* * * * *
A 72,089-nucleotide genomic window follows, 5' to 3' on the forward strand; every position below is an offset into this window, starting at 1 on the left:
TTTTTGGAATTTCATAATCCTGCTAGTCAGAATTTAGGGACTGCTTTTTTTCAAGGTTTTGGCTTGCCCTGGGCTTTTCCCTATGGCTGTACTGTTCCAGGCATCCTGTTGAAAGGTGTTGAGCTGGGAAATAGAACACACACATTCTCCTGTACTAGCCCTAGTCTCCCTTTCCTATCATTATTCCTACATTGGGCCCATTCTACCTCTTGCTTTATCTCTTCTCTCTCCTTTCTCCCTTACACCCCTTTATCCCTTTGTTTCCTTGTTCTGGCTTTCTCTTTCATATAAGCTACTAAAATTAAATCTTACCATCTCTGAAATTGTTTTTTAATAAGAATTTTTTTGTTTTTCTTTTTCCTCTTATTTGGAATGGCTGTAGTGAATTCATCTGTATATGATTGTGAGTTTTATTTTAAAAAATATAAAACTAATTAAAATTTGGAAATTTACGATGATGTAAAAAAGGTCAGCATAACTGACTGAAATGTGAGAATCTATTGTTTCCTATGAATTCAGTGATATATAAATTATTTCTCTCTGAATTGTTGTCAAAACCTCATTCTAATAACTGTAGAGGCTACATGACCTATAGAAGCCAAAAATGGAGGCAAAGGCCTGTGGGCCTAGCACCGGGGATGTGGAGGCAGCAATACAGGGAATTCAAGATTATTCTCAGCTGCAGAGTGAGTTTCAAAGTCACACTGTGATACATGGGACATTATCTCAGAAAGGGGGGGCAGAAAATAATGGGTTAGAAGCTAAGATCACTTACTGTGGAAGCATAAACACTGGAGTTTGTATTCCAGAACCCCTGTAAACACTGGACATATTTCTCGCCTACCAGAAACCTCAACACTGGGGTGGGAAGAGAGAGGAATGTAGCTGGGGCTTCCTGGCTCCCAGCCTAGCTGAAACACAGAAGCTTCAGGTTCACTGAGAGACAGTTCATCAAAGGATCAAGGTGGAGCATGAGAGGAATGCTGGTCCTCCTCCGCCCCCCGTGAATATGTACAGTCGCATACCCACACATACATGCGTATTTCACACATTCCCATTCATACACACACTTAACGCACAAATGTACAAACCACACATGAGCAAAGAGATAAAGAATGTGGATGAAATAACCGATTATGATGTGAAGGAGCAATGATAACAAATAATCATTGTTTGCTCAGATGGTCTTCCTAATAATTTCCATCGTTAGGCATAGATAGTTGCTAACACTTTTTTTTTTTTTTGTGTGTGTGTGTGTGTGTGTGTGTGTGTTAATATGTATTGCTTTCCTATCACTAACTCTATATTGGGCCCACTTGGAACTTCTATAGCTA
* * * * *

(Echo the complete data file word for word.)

A 72,089-nucleotide genomic window follows, 5' to 3' on the forward strand; every position below is an offset into this window, starting at 1 on the left:
TTTTTGGAATTTCATAATCCTGCTAGTCAGAATTTAGGGACTGCTTTTTTTCAAGGTTTTGGCTTGCCCTGGGCTTTTCCCTATGGCTGTACTGTTCCAGGCATCCTGTTGAAAGGTGTTGAGCTGGGAAATAGAACACACACATTCTCCTGTACTAGCCCTAGTCTCCCTTTCCTATCATTATTCCTACATTGGGCCCATTCTACCTCTTGCTTTATCTCTTCTCTCTCCTTTCTCCCTTACACCCCTTTATCCCTTTGTTTCCTTGTTCTGGCTTTCTCTTTCATATAAGCTACTAAAATTAAATCTTACCATCTCTGAAATTGTTTTTTAATAAGAATTTTTTTGTTTTTCTTTTTCCTCTTATTTGGAATGGCTGTAGTGAATTCATCTGTATATGATTGTGAGTTTTATTTTAAAAAATATAAAACTAATTAAAATTTGGAAATTTACGATGATGTAAAAAAGGTCAGCATAACTGACTGAAATGTGAGAATCTATTGTTTCCTATGAATTCAGTGATATATAAATTATTTCTCTCTGAATTGTTGTCAAAACCTCATTCTAATAACTGTAGAGGCTACATGACCTATAGAAGCCAAAAATGGAGGCAAAGGCCTGTGGGCCTAGCACCGGGGATGTGGAGGCAGCAATACAGGGAATTCAAGATTATTCTCAGCTGCAGAGTGAGTTTCAAAGTCACACTGTGATACATGGGACATTATCTCAGAAAGGGGGGGCAGAAAATAATGGGTTAGAAGCTAAGATCACTTACTGTGGAAGCATAAACACTGGAGTTTGTATTCCAGAACCCCTGTAAACACTGGACATATTTCTCGCCTACCAGAAACCTCAACACTGGGGTGGGAAGAGAGAGGAATGTAGCTGGGGCTTCCTGGCTCCCAGCCTAGCTGAAACACAGAAGCTTCAGGTTCACTGAGAGACAGTTCATCAAAGGATCAAGGTGGAGCATGAGAGGAATGCTGGTCCTCCTCCGCCCCCCGTGAATATGTACAGTCGCATACCCACACATACATGCGTATTTCACACATTCCCATTCATACACACACTTAACGCACAAATGTACAAACCACACATGAGCAAAGAGATAAAGAATGTGGATGAAATAACCGATTATGATGTGAAGGAGCAATGATAACAAATAATCATTGTTTGCTCAGATGGTCTTCCTAATAATTTCCATCGTTAGGCATAGATAGTTGCTAACACTTTTTTTTTTTTTTGTGTGTGTGTGTGTGTGTGTGTGTGTGTTAATATGTATTGCTTTCCTATCACTAACTCTATATTGGGCCCACTTGGAACTTCTATAGCTA